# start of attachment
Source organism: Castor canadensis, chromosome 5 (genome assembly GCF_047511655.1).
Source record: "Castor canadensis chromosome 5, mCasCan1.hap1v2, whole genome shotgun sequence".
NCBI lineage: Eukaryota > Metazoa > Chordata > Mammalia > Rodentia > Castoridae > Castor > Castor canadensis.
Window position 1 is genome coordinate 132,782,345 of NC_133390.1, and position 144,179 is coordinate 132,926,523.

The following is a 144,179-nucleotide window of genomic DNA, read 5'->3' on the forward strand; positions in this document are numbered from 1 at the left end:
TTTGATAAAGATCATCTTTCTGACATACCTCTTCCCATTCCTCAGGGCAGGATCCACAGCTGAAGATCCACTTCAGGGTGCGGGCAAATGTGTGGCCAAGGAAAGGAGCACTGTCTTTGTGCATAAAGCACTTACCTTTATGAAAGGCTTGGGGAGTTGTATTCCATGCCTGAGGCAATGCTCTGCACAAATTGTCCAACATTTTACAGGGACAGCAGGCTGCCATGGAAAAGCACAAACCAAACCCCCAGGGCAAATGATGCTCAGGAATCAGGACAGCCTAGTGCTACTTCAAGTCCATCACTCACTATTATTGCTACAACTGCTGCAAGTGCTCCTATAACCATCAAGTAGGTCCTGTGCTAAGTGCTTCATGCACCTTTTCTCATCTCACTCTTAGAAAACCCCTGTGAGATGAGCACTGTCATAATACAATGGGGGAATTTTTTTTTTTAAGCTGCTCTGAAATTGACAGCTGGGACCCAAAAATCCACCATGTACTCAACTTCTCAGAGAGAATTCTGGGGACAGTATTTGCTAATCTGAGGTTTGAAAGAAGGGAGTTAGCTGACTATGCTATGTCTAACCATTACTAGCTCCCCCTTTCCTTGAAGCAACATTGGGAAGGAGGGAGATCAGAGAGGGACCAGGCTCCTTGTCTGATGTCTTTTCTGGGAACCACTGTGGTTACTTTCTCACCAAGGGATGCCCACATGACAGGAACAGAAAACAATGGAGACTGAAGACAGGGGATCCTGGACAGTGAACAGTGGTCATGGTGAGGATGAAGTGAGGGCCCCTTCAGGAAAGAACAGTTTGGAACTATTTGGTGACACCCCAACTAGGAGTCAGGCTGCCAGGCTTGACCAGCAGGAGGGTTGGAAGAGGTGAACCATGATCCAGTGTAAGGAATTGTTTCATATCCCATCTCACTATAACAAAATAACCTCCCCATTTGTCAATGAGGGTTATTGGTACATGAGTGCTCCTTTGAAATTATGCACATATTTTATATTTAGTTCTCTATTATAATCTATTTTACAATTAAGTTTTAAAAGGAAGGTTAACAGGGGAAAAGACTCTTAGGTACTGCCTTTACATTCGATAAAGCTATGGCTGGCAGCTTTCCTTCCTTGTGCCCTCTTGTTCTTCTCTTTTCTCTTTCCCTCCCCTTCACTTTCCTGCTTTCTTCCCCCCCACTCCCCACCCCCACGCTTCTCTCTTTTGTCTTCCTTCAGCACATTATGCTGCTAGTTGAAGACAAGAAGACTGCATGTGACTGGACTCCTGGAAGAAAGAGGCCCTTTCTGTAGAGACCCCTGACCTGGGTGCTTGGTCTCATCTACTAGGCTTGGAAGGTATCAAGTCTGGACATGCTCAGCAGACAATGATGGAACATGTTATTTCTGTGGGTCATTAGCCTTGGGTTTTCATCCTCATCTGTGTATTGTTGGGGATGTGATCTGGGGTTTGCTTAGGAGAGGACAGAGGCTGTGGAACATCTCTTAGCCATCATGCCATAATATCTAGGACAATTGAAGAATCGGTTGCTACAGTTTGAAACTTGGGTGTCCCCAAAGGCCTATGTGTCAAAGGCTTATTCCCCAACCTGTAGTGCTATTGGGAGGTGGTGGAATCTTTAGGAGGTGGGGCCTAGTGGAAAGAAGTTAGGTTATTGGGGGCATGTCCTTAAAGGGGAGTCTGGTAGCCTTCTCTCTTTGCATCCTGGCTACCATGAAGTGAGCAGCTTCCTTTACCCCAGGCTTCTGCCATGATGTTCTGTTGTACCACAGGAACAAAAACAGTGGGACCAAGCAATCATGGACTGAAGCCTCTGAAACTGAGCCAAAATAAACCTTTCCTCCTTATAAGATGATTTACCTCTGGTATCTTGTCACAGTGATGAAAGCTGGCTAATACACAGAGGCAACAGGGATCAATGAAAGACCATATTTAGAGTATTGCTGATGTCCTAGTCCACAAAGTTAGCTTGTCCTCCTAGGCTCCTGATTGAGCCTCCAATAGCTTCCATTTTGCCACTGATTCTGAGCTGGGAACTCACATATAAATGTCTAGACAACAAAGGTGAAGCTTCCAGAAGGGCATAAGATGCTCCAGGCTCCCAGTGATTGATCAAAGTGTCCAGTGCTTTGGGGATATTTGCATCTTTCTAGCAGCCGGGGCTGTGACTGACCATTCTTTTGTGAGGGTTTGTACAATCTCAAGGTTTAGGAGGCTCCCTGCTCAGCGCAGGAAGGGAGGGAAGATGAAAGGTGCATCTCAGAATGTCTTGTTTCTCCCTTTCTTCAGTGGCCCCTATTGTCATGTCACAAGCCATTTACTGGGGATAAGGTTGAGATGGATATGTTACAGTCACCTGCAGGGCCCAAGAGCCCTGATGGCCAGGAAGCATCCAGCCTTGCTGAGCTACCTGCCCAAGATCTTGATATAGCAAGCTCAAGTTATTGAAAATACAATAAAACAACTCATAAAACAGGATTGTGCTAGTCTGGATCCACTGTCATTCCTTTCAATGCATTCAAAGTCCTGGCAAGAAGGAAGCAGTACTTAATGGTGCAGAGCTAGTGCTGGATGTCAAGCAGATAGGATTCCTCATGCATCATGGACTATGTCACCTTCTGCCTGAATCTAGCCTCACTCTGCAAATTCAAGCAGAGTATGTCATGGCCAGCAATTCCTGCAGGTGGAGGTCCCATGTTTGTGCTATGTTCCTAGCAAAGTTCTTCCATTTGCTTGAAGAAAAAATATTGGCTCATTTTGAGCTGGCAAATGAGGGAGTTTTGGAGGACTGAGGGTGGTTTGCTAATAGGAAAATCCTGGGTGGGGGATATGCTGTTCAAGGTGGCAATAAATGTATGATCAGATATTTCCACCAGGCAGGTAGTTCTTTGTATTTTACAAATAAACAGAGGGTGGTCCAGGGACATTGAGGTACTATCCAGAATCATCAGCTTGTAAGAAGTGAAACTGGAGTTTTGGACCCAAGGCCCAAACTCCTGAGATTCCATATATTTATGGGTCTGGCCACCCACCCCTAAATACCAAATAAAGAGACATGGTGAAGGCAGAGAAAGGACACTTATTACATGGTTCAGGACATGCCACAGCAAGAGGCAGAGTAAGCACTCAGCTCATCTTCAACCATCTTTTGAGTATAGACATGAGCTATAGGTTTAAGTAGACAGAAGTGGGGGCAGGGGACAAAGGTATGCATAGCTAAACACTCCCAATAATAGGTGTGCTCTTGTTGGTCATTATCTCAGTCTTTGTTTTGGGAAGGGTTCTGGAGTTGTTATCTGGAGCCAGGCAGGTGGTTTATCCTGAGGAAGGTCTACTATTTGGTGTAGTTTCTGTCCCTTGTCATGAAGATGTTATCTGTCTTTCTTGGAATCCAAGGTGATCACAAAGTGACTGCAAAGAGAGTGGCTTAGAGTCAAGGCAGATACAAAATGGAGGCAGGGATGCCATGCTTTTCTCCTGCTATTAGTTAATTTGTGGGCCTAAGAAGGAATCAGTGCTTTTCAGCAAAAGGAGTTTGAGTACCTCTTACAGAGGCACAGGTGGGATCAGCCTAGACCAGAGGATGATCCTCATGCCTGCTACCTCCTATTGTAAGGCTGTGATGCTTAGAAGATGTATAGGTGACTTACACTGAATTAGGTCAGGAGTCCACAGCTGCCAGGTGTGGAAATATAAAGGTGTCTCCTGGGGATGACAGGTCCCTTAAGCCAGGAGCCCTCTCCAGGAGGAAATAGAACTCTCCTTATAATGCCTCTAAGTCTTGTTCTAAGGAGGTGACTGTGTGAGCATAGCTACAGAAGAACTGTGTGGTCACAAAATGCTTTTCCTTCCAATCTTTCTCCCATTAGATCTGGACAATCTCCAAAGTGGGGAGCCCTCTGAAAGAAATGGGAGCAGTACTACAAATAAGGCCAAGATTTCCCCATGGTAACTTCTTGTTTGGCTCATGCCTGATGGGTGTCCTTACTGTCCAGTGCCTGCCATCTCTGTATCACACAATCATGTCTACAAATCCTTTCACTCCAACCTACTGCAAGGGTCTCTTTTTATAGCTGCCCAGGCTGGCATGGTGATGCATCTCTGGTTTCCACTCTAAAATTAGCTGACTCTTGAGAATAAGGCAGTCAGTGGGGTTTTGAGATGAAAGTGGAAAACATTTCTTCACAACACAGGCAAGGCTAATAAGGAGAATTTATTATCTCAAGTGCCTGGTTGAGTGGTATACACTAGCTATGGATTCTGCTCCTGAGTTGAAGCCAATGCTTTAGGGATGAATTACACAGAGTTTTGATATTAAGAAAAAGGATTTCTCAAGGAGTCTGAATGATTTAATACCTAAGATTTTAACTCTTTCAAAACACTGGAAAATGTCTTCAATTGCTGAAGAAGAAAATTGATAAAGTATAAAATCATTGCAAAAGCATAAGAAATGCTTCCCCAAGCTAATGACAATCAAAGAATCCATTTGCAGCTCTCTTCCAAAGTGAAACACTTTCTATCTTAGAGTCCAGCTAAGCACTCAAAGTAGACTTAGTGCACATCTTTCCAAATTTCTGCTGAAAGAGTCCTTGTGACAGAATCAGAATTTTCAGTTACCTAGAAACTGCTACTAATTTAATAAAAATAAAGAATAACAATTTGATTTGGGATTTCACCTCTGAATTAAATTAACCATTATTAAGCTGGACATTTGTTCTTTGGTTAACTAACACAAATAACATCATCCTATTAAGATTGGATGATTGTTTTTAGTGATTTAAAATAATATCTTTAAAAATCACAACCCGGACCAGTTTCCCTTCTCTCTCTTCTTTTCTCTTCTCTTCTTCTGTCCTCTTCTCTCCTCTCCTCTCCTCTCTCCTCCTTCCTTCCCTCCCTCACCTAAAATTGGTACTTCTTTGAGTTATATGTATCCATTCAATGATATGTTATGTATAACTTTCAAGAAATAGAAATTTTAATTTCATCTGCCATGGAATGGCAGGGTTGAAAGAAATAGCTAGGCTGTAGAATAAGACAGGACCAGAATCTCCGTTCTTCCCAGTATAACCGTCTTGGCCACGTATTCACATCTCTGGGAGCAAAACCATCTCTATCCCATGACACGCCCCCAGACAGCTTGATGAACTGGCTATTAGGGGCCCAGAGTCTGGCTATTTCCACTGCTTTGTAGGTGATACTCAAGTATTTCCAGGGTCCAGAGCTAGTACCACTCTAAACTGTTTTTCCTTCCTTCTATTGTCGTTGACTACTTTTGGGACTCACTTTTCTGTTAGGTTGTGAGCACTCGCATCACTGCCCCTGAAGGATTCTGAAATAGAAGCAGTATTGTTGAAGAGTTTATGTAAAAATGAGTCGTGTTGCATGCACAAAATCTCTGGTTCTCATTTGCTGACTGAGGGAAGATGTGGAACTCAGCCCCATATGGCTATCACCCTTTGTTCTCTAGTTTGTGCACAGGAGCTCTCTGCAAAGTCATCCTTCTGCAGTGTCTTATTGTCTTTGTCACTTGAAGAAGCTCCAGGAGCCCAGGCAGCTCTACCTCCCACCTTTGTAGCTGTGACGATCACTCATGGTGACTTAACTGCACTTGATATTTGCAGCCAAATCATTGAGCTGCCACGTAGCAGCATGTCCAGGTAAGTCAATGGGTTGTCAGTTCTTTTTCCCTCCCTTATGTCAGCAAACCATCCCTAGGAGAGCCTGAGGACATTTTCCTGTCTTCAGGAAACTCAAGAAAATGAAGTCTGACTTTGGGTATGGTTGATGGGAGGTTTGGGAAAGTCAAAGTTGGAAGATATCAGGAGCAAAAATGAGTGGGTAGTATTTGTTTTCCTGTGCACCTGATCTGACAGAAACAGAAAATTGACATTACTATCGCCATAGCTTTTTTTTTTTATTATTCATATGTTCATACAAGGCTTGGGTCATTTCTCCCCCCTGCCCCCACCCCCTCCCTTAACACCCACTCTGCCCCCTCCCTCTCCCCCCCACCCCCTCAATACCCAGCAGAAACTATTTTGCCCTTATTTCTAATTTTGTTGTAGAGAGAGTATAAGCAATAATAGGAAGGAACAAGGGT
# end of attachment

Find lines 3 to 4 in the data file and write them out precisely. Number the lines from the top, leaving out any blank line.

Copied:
NCBI lineage: Eukaryota > Metazoa > Chordata > Mammalia > Rodentia > Castoridae > Castor > Castor canadensis.
Window position 1 is genome coordinate 132,782,345 of NC_133390.1, and position 144,179 is coordinate 132,926,523.